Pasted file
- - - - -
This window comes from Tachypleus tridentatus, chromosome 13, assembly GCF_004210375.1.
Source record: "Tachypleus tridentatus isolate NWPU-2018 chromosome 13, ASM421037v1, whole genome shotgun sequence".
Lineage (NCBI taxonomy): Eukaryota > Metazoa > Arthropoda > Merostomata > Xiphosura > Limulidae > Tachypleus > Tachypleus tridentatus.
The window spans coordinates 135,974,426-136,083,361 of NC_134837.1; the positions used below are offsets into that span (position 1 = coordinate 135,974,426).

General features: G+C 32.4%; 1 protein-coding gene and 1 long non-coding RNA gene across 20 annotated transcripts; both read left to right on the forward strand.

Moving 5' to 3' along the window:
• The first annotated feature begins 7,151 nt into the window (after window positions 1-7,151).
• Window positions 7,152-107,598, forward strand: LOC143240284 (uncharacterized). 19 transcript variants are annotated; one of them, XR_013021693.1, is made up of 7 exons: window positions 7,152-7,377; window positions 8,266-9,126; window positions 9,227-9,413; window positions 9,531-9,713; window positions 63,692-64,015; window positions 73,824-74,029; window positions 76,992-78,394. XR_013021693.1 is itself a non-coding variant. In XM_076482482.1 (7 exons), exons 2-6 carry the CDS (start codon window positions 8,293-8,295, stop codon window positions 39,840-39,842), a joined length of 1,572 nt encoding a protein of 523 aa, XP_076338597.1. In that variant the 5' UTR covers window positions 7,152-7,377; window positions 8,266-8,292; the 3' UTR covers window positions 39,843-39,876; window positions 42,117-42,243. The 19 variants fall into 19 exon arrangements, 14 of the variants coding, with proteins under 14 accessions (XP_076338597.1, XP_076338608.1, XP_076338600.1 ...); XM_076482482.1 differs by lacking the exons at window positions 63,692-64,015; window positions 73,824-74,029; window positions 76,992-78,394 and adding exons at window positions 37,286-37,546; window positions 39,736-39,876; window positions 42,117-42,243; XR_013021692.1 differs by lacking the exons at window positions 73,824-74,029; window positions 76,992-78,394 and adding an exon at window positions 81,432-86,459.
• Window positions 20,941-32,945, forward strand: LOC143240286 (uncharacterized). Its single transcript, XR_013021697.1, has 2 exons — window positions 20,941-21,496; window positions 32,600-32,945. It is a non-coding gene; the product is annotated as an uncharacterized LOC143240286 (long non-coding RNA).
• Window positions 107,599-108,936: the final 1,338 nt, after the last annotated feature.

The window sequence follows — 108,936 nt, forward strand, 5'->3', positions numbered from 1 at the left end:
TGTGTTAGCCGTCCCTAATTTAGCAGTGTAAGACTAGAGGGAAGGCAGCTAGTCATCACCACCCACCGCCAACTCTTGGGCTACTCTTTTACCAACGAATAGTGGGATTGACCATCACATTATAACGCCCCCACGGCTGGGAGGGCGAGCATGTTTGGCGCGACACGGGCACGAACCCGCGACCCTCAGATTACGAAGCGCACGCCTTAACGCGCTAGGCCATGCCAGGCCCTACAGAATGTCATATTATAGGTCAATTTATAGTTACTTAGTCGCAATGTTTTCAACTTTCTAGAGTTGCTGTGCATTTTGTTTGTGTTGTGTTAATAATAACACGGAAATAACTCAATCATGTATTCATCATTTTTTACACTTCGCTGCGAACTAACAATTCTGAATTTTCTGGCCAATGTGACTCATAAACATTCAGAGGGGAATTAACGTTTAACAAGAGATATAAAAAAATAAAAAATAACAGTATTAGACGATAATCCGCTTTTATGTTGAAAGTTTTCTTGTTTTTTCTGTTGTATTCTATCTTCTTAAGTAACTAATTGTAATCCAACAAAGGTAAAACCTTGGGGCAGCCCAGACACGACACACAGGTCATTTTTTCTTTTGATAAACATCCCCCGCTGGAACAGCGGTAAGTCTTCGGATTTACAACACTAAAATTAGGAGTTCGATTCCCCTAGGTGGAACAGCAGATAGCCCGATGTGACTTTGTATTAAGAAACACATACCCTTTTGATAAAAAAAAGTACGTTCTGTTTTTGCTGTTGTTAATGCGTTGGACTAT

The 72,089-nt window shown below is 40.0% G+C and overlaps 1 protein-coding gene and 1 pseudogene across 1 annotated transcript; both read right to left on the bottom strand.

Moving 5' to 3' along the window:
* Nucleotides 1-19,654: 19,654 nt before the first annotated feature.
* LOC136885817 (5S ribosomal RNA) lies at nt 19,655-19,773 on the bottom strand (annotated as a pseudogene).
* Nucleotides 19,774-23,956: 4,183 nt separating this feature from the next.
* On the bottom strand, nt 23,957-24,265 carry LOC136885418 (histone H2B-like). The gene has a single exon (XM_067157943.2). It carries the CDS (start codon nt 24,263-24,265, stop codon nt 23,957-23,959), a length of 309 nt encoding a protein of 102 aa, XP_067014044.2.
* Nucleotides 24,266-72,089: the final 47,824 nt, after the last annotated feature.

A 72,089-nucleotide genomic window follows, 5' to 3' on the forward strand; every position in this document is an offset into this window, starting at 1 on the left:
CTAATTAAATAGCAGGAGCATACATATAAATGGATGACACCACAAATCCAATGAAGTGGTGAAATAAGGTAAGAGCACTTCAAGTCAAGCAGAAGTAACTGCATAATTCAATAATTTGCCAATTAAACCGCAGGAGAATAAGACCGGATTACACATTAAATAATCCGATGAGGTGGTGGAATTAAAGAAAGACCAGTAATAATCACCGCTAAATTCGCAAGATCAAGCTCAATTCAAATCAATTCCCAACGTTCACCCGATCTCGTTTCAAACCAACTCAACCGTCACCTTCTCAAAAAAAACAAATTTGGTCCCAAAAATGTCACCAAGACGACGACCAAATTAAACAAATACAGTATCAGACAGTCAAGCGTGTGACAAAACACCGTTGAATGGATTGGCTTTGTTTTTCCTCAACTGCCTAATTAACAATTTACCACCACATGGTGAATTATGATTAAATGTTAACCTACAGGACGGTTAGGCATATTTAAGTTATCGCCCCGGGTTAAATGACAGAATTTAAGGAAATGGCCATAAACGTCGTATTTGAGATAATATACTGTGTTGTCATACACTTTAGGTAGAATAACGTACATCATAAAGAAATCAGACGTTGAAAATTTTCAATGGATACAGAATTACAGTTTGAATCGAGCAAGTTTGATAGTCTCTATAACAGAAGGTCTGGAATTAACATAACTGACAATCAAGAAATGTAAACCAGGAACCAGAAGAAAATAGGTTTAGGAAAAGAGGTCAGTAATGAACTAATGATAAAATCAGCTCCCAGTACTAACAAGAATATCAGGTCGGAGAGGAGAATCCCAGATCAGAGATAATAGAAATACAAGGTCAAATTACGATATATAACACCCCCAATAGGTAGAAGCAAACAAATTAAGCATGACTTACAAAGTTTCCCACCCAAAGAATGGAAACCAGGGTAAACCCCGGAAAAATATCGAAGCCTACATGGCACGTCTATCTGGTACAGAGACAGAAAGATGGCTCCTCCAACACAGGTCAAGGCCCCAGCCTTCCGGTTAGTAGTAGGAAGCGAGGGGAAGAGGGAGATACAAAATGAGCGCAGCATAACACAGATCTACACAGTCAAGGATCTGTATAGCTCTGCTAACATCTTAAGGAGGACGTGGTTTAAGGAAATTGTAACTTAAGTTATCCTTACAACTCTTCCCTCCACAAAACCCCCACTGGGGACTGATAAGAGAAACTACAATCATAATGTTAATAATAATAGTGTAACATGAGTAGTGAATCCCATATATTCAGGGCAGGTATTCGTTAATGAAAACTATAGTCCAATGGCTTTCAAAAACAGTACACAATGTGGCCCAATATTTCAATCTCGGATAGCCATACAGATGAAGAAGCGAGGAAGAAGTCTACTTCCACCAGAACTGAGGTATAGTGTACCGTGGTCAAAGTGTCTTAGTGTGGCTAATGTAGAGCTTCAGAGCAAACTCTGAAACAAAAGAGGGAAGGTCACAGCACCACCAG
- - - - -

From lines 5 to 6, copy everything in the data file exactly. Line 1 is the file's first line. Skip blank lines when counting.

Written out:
General features: G+C 32.4%; 1 protein-coding gene and 1 long non-coding RNA gene across 20 annotated transcripts; both read left to right on the forward strand.

Moving 5' to 3' along the window: